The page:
I fell asleep but never woke up

I fell asleep but never woke up

A Story by Mary Gatlin
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The main character is waiting on death row and in those last few moment of life we see the events that took place leading him to such a cruel sentence.

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   First thing you need to know about me is I’m not a bad man just a misunderstood man. I take long deep breaths trying to calm myself. Its not every day that you’re sitting on death row. What might I have done to deserve such a punishment? I’m still trying to figure that one out.

   It was a rainy day. The clouds hid whatever form of sunlight that there could be, the streets were bare no one dared go out because of the tremendous storm. I was sitting alone as I usually did but when I looked out the window there was a young girl. She was caught in the rain with no one there to help her. Despite the fact that everyone has told me never to go out in the streets because its not safe for people like me, I couldn’t leave her there to get wet she could get sick. And I’m sure her mama wouldn’t like that.

 I grab one of the umbrellas by the door. It was big and red with white stripes, it kinda looked like a candy cane to me. It was my favorite umbrella. As I walked towards her a light breeze passed through me sending chills all over my body. I rushed now, she must be freezing in this weather.
“Are you okay?” I ask her moving closer. But she doesn’t respond. It seems like she can’t breathe. She is wearing a green and blue scarf, I take her scarf off thinking it might be too tight. “Does it feel better now?” I ask. Still no response just a bunch of wheezing and gagging.

 I begin to panic. I’ve never been in a situation like this before, her arms start flailing around and she hits me. I drop my umbrella feeling the harshness of the rain drops and  grab hold of her trying to calm her down, I hold her the exact same way the nurses do whenever I panic. It suddenly begins to work she stops moving and her eyes start closing. She can’t fall asleep not in this rain. “Wake up.” I say. But nothing. I shake her a bit but she still won’t wake up. I shake her more now and with more strength. “Wake up!” I’m yelling in a panicked rage.

  I lay her on the cold cement. She remains there motionless. All I can do is stare. I grab my umbrella and hold it over. I don’t want her to get sick when she wakes up later. I stay there until a couple of police men come by. They ask me what I am doing and I say that the girl is sleeping. For some reason they didn’t believe me and tackled me. I yelled in pain, they handcuffed my hands. “I didn’t do anything wrong!” I yell over and over again. But they wouldn’t listen.

 The following days were spent in a courthouse. I didn’t quite fully understand what was going on but my lawyer told me that the little girl’s family were pressing charges and they wanted me dead. But I told him I did nothing wrong she was simply sleeping, he said they didn’t understand. He tried to argue that because of my mental deficiency it doesn’t count as man slaughter. I don’t find my mind incapable of thought. I’m thinking now aren’t I? It is just a bit different from everyone else.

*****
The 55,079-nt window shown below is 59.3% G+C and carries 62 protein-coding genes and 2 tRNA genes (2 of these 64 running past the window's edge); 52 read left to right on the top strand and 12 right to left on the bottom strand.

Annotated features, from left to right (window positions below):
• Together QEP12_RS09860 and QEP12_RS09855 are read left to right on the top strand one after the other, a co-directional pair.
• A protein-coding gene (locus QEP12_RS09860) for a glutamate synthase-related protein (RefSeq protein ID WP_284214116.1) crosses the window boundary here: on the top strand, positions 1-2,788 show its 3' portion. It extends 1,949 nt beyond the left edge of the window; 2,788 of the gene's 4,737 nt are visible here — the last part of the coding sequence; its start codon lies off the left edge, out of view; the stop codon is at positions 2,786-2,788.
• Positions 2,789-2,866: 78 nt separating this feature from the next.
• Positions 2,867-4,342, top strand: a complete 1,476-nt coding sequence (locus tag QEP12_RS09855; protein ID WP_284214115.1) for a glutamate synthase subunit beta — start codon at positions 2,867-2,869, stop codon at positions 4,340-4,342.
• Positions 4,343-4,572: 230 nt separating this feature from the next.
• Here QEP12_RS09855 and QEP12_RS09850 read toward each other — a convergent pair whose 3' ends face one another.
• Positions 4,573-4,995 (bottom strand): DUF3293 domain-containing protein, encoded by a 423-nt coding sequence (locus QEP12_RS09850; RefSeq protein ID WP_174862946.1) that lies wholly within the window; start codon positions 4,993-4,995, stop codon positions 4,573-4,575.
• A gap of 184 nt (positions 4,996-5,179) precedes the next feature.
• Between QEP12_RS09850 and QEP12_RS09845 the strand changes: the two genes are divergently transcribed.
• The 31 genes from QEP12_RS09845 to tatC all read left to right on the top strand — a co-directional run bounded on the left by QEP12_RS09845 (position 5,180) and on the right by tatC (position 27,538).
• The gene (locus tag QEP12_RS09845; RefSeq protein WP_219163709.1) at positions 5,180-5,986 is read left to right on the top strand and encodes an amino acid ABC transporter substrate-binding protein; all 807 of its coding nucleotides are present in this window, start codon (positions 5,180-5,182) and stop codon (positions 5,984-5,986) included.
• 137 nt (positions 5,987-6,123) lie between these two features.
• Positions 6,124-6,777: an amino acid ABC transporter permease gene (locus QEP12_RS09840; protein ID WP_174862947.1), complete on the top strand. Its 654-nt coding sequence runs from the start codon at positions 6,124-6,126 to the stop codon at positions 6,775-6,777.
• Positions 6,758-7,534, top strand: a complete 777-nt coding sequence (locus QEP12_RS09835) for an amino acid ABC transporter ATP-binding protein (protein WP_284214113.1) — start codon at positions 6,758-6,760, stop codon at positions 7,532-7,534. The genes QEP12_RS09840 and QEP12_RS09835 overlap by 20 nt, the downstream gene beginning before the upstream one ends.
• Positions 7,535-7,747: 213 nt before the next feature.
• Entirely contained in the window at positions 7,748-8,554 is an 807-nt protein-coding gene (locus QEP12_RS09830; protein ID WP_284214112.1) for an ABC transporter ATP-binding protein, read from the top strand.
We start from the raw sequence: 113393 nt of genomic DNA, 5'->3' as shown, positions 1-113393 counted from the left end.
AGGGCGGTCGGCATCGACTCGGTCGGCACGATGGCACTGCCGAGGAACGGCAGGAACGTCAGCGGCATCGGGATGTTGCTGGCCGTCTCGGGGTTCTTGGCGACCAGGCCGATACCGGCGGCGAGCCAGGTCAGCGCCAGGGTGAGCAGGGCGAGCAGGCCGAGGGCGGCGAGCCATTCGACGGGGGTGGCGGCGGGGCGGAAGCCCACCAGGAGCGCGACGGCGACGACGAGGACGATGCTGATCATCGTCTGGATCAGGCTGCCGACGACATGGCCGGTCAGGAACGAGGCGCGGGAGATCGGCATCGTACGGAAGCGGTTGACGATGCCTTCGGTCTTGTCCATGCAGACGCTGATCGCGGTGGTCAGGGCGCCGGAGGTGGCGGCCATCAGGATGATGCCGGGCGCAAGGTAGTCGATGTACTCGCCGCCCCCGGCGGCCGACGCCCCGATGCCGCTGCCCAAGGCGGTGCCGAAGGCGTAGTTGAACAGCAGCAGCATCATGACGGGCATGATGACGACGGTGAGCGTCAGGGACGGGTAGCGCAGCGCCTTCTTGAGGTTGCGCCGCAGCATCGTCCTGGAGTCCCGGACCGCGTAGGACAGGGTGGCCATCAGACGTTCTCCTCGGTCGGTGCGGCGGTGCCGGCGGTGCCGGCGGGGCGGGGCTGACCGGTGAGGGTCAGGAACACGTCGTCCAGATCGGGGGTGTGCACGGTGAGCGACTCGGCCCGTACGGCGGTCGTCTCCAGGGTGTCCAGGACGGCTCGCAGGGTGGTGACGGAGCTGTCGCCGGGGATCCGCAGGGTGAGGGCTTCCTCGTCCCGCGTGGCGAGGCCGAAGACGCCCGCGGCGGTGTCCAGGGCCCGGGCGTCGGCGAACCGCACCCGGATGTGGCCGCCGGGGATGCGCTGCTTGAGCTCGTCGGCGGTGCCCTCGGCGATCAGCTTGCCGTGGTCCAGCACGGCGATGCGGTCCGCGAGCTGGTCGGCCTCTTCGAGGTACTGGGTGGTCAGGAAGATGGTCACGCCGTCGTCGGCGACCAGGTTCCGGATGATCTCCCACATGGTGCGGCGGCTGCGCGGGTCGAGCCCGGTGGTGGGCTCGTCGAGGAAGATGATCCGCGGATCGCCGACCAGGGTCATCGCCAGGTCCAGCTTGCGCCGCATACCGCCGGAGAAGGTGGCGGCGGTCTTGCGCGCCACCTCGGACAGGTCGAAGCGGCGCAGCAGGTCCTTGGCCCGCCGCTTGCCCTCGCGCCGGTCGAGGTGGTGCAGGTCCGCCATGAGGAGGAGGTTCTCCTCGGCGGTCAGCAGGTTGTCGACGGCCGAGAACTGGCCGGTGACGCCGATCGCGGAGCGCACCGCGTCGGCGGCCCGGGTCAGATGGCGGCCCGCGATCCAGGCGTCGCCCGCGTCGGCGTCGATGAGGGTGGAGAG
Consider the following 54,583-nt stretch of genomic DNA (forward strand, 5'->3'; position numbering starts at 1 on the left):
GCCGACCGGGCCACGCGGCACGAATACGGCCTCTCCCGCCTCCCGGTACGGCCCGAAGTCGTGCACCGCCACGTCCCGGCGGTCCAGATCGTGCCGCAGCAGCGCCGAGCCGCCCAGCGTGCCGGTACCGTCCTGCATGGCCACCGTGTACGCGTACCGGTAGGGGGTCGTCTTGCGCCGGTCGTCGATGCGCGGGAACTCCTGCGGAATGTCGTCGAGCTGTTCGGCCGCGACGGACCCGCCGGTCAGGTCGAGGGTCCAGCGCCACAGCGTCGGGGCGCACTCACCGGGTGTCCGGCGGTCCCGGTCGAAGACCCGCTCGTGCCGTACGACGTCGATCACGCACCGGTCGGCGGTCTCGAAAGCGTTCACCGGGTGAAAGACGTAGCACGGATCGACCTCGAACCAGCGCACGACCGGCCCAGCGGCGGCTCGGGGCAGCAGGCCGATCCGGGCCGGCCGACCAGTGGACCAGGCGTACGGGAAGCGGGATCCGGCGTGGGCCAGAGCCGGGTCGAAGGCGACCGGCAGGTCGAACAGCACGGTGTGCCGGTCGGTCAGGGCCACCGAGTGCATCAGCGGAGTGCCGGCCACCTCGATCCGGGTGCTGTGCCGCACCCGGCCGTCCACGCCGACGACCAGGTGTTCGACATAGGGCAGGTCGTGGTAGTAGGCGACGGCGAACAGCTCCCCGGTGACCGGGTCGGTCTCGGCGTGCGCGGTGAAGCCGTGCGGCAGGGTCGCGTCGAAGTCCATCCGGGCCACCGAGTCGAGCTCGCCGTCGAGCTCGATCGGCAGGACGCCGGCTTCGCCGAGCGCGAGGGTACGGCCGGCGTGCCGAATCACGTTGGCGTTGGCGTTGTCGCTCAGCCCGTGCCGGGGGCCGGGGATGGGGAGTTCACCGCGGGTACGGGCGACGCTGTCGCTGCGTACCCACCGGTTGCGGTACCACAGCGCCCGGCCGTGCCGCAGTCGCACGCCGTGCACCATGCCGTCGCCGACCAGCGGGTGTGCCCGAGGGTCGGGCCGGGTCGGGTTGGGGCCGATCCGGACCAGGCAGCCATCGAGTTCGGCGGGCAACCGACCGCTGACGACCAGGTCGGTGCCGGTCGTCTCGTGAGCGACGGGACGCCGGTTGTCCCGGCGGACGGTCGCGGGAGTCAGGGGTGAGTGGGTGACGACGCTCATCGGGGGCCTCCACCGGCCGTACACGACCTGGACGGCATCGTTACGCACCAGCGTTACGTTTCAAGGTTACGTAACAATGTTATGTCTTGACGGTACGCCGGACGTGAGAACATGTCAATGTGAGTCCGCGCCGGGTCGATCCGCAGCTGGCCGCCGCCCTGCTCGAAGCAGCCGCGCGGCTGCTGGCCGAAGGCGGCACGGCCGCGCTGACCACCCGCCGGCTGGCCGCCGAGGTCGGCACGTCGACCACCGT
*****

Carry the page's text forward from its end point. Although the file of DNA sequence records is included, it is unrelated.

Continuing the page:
In the end you see I’m not a bad man, just a misunderstood man sitting on a white chair, in a white room waiting to go to sleep. A male nurse soon enters the room carrying a syringe. He looks at me with such pity in his eyes, but I did nothing wrong!  
I feel a sharp pain in arm, and I look down to see the last drop of the mysterious liquid go in. My eyes begin to feel heavy and a sharp and burning sensation fills my body. Its becoming hard to breathe, every breath I take feels like a knife being stabbed into me. I close my eyes but they soon become to hard to open again. I fell asleep and never woke up.

© 2012 Mary Gatlin


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Reviews

I really enjoy reading stories written in this style, with this point of view. And you told it very well. I like how you don't come right out and say that the condemned man has strangled this poor girl. The implication lends an air of mystery and builds suspense. or maybe I am being presumptuos. Maybe it wasn't him after all?
You may want to watch making redundant, unnecessary statements like, "he handcuffed his hands." We obviously know that it was his hands that were cuffed.

Great story!

Posted 12 Years Ago


Hey! I enjoyed reading this story because it was from a unique point of view. The only thing that I need to tell you is that you have quite a number of run-ons. You should read through this story one more time to spot the mistakes and edit them.

I also think you should describe the events more fully, but it's all right the way it is. It adds more to the character of the narrator because it helps show his personality.

Great job. Keep writing!

Posted 12 Years Ago



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243 Views
2 Reviews
Added on June 12, 2012
Last Updated on June 12, 2012
Tags: death row, unjust conviction